I love what I do. 

I’m both an HR practitioner and an adjunct professor. I get to work with brilliant minds from both worlds. One of the things I enjoy the most if helping students develop skills they can use today and not necessarily something a textbook say they need, but do not use. One of the ways I get to do this is by using my "10-minute rule."

The HR classes I teach are about five weeks long. I pepper the students with different theories that make HR what it is today, and how they can apply this information to solve tomorrow’s problems. It’s a lot to take in. Throughout the five-week course the students know about a dreaded final team presentation. At the end of week four I pull four articles from the Wall Street Journal. I split the class into four teams and give them each an article. I tell the students they have a week to prepare a presentation on how to solve the problem outlined in the article using what they have learned so far in the past four weeks.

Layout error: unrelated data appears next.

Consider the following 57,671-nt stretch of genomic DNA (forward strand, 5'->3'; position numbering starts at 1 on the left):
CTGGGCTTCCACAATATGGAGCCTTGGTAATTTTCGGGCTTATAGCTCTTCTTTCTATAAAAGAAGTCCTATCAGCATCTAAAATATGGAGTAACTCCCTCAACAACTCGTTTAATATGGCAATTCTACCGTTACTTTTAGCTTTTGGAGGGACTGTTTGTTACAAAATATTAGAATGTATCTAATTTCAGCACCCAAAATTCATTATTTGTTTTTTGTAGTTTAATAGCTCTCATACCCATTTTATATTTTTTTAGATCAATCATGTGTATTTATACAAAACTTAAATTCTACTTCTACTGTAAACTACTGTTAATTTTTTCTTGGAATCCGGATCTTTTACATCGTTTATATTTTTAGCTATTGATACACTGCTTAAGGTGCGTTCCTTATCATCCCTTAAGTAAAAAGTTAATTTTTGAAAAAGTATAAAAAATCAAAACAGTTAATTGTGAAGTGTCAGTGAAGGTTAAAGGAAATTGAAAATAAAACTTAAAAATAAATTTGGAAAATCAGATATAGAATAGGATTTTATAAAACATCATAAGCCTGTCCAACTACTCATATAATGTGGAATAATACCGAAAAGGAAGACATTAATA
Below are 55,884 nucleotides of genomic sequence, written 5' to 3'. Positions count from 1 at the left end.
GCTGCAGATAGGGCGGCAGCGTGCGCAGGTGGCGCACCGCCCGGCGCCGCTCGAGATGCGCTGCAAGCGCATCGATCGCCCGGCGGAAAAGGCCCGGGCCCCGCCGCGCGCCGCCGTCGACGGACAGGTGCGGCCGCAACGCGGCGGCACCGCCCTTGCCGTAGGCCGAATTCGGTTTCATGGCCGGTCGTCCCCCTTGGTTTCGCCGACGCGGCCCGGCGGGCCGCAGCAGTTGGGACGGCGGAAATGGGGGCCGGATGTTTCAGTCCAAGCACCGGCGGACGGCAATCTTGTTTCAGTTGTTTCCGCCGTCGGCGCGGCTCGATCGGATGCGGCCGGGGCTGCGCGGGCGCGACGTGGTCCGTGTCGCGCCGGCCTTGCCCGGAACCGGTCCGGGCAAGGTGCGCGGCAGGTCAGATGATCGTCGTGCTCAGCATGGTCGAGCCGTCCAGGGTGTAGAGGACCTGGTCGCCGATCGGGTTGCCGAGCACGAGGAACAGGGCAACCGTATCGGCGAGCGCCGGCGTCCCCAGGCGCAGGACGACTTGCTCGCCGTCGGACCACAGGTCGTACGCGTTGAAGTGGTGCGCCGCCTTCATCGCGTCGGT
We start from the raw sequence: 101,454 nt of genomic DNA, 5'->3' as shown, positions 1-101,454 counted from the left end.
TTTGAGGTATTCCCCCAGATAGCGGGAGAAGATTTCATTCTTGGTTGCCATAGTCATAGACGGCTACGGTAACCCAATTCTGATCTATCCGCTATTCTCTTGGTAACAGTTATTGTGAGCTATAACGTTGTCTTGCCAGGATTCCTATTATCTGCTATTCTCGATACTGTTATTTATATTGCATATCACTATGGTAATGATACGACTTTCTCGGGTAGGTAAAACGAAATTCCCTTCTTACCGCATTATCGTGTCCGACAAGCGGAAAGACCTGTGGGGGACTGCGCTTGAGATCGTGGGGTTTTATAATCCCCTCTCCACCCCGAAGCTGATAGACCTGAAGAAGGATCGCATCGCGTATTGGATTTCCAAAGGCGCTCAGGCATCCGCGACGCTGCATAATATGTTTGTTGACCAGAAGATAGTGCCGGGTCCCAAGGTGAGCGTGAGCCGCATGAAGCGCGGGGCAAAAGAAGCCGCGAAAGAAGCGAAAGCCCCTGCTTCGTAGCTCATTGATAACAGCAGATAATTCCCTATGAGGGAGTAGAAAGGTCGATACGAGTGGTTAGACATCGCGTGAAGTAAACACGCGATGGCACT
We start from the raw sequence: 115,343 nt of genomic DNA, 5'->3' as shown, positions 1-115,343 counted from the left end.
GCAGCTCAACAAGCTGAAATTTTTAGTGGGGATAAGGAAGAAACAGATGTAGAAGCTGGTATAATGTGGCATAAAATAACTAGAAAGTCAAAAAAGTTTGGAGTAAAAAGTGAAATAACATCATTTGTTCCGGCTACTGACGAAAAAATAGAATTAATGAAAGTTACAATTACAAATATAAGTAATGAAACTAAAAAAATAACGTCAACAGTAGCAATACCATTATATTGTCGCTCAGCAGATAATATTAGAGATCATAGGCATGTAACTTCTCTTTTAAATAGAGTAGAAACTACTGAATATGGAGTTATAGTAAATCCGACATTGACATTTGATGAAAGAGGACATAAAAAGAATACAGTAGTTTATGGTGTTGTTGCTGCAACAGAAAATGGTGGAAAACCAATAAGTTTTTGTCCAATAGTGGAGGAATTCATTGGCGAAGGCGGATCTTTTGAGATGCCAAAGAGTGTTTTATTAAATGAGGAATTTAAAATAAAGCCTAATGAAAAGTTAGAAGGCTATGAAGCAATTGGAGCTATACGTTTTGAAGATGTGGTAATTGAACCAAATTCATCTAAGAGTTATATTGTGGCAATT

I gave the students just one rule:

-They have 10 minutes to deliver their presentation. If they go over by just one second, they lose half their grade for the assignment. 

At first glance, students hated this rule. They thought it was unfair and unrealistic. They had just 10 minutes to attack a real business problem using information that was gathered over a four week period. But when the teams met throughout the week, they realized they needed to determine what information was crucial and what wasn’t. Each team member had their own idea on what information should stay in the presentation and what information should go. They each had to present a business case to each other to show why their piece of information was crucial and how it added value to the assignment. Then, as a group, they made crucial decisions.

You know, those skills needed in the workforce. 

I didn’t tell them they had to do all this.

I only gave them one rule. 

That’s all they needed to show off their talents. 

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